HICKSVILLE, N.Y. (CBSNewYork) — Most of us take for granted that if we need a medical test, we can physically get to it.
Sandra Lamb was left a quadriplegic at age 13 in a diving accident, but doesn’t let much stop her — she drives and works as a tutor.READ MORE: Man Accused Of Sexually Assaulting Children At Bronx Day Care Since 2018 Arrested
In July, she was stopped from getting a much-needed medical test.
“I let them know I needed a procedure, and I said, ‘by the way do you have an adjustable table, I’m in a wheelchair,” she told CBS2’s Carolyn Gusoff.
She was speaking to NRAD — an NYU Langone affiliated radiologic group with nine locations on Long Island — about an ultrasound to check for possible kidney failure. She needs an adjustable height exam table.
“They assured me we are looking into it, we will get back to you — never heard,” she said. “I learned that unfortunately a company as large as NRAD had no accommodations for a wheelchair. No accessibility tables.”
The Americans with Disabilities Act has been in effect for decades.
“NRAD turned her away because she uses a wheelchair. That’s wrong and it’s against the law,” Rebecca Serbin said.
Serbin is with the non-profit group Disability Rights Advocates. She said not all medical providers follow federal requirements for adjustable equipment.READ MORE: Overnight Gun Violence: 3 Men Shot In Queens, Innocent Woman Shot In Brooklyn, NYPD Says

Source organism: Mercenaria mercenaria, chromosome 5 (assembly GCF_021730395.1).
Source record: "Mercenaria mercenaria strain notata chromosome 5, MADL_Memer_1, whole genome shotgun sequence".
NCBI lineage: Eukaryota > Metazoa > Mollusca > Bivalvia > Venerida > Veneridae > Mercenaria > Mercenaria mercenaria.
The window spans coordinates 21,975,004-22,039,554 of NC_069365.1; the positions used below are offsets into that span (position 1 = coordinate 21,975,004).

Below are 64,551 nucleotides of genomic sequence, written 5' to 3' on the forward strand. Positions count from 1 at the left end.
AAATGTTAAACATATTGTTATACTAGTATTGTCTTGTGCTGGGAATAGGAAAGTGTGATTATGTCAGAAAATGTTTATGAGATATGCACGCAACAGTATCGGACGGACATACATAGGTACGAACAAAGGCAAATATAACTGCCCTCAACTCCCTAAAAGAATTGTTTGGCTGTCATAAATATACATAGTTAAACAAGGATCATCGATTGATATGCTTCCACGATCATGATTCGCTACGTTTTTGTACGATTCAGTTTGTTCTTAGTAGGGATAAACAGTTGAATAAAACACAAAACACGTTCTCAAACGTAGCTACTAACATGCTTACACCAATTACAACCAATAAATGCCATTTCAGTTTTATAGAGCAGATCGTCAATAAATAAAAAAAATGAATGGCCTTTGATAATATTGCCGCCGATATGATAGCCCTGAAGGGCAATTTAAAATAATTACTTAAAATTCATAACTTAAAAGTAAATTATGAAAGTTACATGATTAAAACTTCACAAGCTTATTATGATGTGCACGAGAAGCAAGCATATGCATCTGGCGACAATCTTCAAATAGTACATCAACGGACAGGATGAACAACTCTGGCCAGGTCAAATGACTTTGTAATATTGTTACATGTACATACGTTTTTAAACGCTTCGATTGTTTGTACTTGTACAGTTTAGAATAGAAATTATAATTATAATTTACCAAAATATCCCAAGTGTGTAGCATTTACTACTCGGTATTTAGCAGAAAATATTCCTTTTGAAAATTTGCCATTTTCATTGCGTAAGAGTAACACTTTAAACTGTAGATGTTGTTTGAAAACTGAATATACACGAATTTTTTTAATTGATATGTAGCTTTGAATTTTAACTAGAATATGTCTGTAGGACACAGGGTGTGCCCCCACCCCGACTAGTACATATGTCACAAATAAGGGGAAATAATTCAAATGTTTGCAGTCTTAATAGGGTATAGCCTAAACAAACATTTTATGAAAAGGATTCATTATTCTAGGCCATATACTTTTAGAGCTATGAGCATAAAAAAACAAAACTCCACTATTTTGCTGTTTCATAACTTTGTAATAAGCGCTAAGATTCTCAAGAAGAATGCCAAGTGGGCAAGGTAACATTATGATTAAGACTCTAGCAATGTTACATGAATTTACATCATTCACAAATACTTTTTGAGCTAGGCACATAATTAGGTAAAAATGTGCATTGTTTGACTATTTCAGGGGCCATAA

“That lack of accessibility to quality medical care for people with disabilities is a huge issue, and it’s an issue that can have major consequences,” she said.
Barriers to routine screenings can lead to more cancer deaths.
Lamb is now suing NRAD and NYU Langone.
A hospital spokesman was unable to comment because of the litigation.
Meridian Imaging which took over NRAD said it’s aware of the issue and has taken steps to correct it including the purchase of one height adjustable table.
Lamb eventually had the ultrasound done elsewhere, and was relieved to find out after weeks of delays that she is not on the path to kidney failure. She hopes her experience spreads knowledge, awareness, and change.
Adjustable height exam tables can cost thousands of dollars, but federal tax credits are available.MORE NEWS: NYPD: Suspect In Custody For Possible DWI After Injuring Officer At Traffic Checkpoint In Lower Manhattan